By Kevin Chiu
Home and condominium sales are making a major rebound in Miami, one of the U.S. most severely devastated housing markets. Condo sales rose 29% over 2009 in December clearly demonstrating that the South Florida market is making strides into a real estate recovery, despite tight mortgage lending standards.
Developers constructed more than 35,000 new condominiums during the real estate boom, the largest number of units built during any one period in the region’s history. Fueled by lower priced foreclosures and bank assisted short sales, Florida residential sales increased 4% in 2010 over the previous year.
Enjoyed for its warm sunny climate, Florida is the largest vacation home and second home market in the U.S. As housing prices continue to decline in the over-whelming majority of the state, mortgage holders are increasingly walking away from homes. Other homeowners are unable to afford monthly payments with high unemployment and under-employment at some of the highest rates in the nation.
Florida received the second highest number of foreclosure filings in the U.S. in 2010, according to RealtyTrac with 485,286 homeowners being served with some form of foreclosure paperwork filings.
“Increasing sales denote the demand that exists for local properties and show significant strengthening from where we were two years ago,” said Miami Association of Realtors chairman Jack Levine. For the month of December only agents sold 985 condos in the Miami area compared to 766 in 2009. Prices that have dropped as much as 70% on some units from the markets peak are encouraging the rise in sales as units become more affordable.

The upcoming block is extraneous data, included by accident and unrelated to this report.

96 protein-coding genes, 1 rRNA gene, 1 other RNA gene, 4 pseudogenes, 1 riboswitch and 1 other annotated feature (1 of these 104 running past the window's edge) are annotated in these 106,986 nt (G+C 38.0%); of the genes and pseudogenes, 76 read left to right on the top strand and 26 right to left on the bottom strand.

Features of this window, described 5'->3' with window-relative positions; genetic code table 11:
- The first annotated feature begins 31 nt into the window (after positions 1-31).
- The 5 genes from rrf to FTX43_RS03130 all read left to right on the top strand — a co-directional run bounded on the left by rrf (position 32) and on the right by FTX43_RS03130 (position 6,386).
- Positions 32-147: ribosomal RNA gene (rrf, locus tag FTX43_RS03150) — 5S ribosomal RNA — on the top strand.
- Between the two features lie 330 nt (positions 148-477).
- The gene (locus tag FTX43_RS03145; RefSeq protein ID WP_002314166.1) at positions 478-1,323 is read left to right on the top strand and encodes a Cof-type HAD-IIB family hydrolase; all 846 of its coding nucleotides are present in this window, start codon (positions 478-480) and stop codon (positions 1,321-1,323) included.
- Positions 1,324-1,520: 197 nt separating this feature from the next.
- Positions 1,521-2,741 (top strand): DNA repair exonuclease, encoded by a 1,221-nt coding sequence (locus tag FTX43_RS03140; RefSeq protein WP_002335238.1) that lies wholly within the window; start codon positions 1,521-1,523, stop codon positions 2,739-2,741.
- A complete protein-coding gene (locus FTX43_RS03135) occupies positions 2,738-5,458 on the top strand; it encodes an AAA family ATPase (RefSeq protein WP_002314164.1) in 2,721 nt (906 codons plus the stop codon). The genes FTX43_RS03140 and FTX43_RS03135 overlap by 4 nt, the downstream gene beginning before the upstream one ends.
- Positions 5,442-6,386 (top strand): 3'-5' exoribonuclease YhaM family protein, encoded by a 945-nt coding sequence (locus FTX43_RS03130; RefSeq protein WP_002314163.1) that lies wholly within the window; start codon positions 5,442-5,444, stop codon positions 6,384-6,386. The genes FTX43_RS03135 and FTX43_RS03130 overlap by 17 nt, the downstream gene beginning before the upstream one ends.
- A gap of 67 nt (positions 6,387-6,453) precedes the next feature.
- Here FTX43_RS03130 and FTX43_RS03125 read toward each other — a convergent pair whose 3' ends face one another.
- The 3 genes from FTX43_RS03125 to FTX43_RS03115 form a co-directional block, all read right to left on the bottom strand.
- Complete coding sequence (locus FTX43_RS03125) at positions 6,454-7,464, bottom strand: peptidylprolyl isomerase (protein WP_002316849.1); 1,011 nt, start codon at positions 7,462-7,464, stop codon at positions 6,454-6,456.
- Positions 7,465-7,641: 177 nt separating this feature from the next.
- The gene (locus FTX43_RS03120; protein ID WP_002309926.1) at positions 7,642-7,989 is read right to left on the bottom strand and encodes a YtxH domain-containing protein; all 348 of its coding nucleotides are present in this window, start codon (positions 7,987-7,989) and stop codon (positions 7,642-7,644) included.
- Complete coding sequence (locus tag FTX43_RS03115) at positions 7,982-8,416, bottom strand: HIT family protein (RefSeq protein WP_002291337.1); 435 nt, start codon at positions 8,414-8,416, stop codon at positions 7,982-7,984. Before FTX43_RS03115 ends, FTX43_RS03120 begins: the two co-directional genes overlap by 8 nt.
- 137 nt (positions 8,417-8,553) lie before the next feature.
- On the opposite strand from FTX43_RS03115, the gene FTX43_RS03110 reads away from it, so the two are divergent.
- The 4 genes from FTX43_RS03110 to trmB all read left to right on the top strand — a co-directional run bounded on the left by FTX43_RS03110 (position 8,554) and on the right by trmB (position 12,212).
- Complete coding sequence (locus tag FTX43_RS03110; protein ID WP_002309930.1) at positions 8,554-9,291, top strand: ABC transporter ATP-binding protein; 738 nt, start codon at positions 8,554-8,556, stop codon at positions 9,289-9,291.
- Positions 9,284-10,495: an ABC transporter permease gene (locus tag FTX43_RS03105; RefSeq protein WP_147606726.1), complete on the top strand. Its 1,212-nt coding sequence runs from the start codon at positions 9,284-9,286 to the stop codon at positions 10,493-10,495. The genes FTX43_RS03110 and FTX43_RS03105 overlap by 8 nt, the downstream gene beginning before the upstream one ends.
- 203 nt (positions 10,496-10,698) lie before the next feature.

However, dozens of condo developments remain partially constructed in the Miami Beach area, where builders left units fenced off as developers had financing pulled by bankers and hedge funds at the height of the financial crisis. Tens of thousands of similar developments and single family home subdivisions remain idled as vacant partially improved dirt developments from California across the country to Florida in the wake of the real estate crash.
The unintended fuel of the housing recovery in Florida and many other especially hard hit regions of the country are lower priced foreclosures and short sales, which compose the largest number of sales. Condo units sold for the year spiked 43% in Miami to 9,778 in 2010 over 2009. Single family home sales increased nearly equally as well.
Average condominium prices declined another 8% for the year from already hard hit 2009 levels to $221,330 on the average condo in the Miami-Dade County area. The market should experience inroads towards better pricing stability in 2011 with fewer homes and condos listed for sale, but will have to sell-off the surplus inventory of new vacant condos before a bottom to the market is achieved. The number of homes and condos being sold in some area’s of the region are rising as bargain hunters buy up the deals.